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Pontiac Fiero NHTSA Frontal Crash Test

This is one of the original crash test videos for the Pontiac Fiero. In this video, dummies were restrained with the factory seatbelts. "Fieros are deathtraps!" Not hardly...... Many people think that the Pontiac Fiero is an unsafe vehicle due to its small size. It turns out that the Fiero was the safest vehicle ever tested by the NHTSA without airbags. It was the second safest vehicle on the road in 1985, second to the Volvo DL Wagon. The DL had airbags. Even by today's standards, the Fiero still rivals many newer vehicles on the road today. The methods of testing are exactly the same in 2010 as they were back in 1979 when NHTSA began testing cars. Cars are tested by impacting a solid barrier at 35 MPH. The Fiero received a 5 star crash rating for both driver and passenger. A 5-star rating means a 10% or lower chance of serious injury. So 5-star means the same now as it meant 25 years ago. Here are a few comparisons: 1984 Pontiac Fiero Driver ***** Passenger ***** Rollover***** Head Injury Criterion: 356.5/308.6 Chest Deceleration (G): 30.9/29.9 Femur Load 840/800 800/740 2003 Cadillac Deville Driver * Passenger *** Rollover **** Head Injury Criterion: 826/507 Chest Deceleration (G): 75/58 Femur Load: 825/1297 875/848 2007 Buick Lacrosse Driver ***** Passenger ***** Rollover **** Head Injury Criterion: 374/259 Chest Deceleration (G): 43/42 Femur Load: 1099/1112 909/405 2009 Ford Focus Driver ***** Passenger ***** Rollover **** Head Injury Criterion: 521/389 Chest Deceleration (G): 40/40 Femur Load: 1133/1652 1138/968 As you can see, the 1980s Pontiac is still one of the safer cars on the road today. The Fiero is as good as or better than many of today's vehicles that have airbags. The Fiero is also very stable. The Fiero received a Static Stability Factor, or Rollover Resistance rating, of 1.47. This equates to a 5-star rollover rating. Even if you are unfortunate enough to get into a rollover accident, the Fiero excels in safety once again with its incredibly strong roof structure. According to the NHTSA, the Fiero was tested by inverted drop and roof crush testing. In the inverted drop test, the Fiero, along with cars like the Ford F150 and Plymouth Laser were turned over and dropped on their roofs. The Fiero scored best with 8.3 cm crush on the a-pillar and 3.8 cm on the B-pillar. The Ford F-150 had the worst rating with 42.5cm crush on a-pillar and 40.6cm on the B-pillar. The Plymouth Laser actually had a slightly better rating than Fiero for B pillar with 3.2cm crush. In another publication, NHTSA tested cars roofs by crushing them with a steel plate and hydraulic ram. In the example given, the Chevrolet S10 had the worst rating with 5320 lbs roof strength, while the Fiero has the highest rating with 9909 lbs of roof strength. This equates to 3.53 roof strength to weight ratio, complying with even the most recent roof strength requirement of 3.00:1 strength ratio. It is kind of funny how the Pontiac Fiero is still meeting many of the most modern crash test requirements without even frontal airbags..... Now for Death rate. Death rate is a number given to cars to reflect the likelihood of death in any particular vehicle. The Fiero, along with Camaros and Firebirds, happen to have a very high death rate. A high death rate doesn't mean the car is unsafe, it just means that this type of car is going to be driven faster and more recklessly, increasing the chance of an accident, which in turn, increases the chance of serious injury or death. If you hit a concrete wall at 80MPH with no seatbelts on, I don't care what car you are in, you will be killed. The human body just simply cannot take that kind of G load and people need to stop driving like idiots. Please comment. I would like to see your reaction to this and hear some of your crash stories. Please drive responsibly. Thanks GammaRays134 SOURCES Video courtesy of NHTSA, NCAP and Calspan Crash Testing Center. Other vehicle data from http://www.safercar.gov Fiero crash test data from http://www-nrd.nhtsa.dot.gov/database/aspx/vehdb/queryvehicle.aspx Fiero frontal crush data from http://www.nhtsa.org/DOT/NHTSA/NRD/Multimedia/PDFs/Crashworthiness/Air%20Bags/FMVSS_208_II.pdf Fiero Static Stability Factor data from http://www.nhtsa.gov/cars/rules/regrev/evaluate/809868/images/SSFTrend%20final.pdf Fiero Death rate data from http://www-nrd.nhtsa.dot.gov/Pubs/809004.PDF Fiero Roof Crush data from http://www-nrd.nhtsa.dot.gov/pdf/esv/esv19/05-0146-W.pdf and http://www.infrastructure.gov.au/roads/safety/publications/1998/pdf/Roof_Crush.pdf. http://www.safecarguide.com/mak/pontiac/idx.htm http://home.xnet.com/~paulv/techtips.htm#FIERO SAFETY http://members.fortunecity.com/lowkey88/crashtest.htm http://members.fortunecity.com/lowkey88/crashtest2.htm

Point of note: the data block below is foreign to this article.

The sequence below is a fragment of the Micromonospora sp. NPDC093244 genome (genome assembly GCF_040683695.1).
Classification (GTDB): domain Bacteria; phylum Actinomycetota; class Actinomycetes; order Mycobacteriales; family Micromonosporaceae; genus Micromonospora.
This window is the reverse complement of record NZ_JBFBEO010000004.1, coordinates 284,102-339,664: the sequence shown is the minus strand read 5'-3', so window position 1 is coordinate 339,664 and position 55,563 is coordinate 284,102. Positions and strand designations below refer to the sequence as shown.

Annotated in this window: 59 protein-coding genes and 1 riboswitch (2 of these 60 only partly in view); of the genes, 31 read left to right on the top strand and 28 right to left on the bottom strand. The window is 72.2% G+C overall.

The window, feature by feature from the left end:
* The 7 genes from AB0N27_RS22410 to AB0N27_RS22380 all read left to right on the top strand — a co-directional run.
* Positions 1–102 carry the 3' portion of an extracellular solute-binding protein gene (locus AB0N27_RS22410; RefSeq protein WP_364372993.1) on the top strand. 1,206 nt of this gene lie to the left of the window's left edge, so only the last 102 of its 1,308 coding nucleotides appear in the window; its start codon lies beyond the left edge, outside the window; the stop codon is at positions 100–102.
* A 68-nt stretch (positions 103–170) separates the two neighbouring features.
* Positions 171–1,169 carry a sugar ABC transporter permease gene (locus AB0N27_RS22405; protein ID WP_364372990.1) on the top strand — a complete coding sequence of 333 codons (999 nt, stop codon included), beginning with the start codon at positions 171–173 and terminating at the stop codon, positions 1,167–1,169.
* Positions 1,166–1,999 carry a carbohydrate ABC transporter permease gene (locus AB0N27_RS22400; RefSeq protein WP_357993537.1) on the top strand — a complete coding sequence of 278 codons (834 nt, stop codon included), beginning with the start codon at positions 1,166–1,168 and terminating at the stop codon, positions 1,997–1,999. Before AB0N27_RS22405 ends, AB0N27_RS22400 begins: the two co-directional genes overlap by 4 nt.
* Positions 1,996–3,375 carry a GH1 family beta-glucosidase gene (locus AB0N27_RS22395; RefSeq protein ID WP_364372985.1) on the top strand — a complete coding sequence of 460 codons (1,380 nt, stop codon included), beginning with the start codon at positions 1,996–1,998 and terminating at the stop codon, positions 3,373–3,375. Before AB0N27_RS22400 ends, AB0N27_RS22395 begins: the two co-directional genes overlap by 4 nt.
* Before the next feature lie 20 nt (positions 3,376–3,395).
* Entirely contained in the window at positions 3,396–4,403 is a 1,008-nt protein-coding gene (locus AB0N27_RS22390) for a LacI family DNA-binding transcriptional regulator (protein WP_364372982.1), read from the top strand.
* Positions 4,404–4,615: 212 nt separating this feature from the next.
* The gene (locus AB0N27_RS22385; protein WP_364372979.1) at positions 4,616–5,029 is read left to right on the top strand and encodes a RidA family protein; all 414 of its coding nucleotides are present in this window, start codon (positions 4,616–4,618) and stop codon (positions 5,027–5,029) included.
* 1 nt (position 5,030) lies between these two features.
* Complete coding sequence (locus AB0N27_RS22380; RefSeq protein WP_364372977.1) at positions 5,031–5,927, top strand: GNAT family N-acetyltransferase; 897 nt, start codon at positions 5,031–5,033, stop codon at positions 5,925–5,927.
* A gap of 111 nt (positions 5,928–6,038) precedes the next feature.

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Pontiac Fiero NHTSA Frontal Crash Test WITHOUT Seatbelts
This is another crash test video for the Pontiac Fiero. In this test, the occupants are NOT wearing seatbelts. This goes to show how deadly even the safest cars can be when the occupants are not wearing seatbelts. This was tested at 29.7 MPH into a solid Barrier. The driver would have a fair chance of surviving, but would have broken ribs and sternum. The passenger would have a broken neck from its head going through the windshield. The Fiero received a 5 star crash rating for both driver and passenger. A 5-star rating means a 10% or lower chance of serious injury. So 5-star means the same now as it meant 25 years ago. WITH SEATBELTS Driver ***** Passenger ***** Head Injury Criterion: 356.5/308.6 Chest Deceleration (G): 30.9/29.9 Femur Load 840/800 800/740 WITHOUT SEATBELTS Driver ** Passenger ** Head Injury Criterion: 870.5/552 Chest Deceleration (G): 62.6/90.6 Femur Load 1113/1170 1056/1067 So as you can see, by not wearing your seatbelt, the crash test rating of this car goes from 5 stars to only 2 stars. Thats going from less than 10% of serious injury to 36-40% chance of serious injury!!!!! Before you comment, realize this test is WITHOUT SEATBELTS. Even a safe car like the Fiero cannot protect you if you dont WEAR YOUR SEATBELT!!!!!





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My '84 Fiero (Bought It New, Had It Ever Since)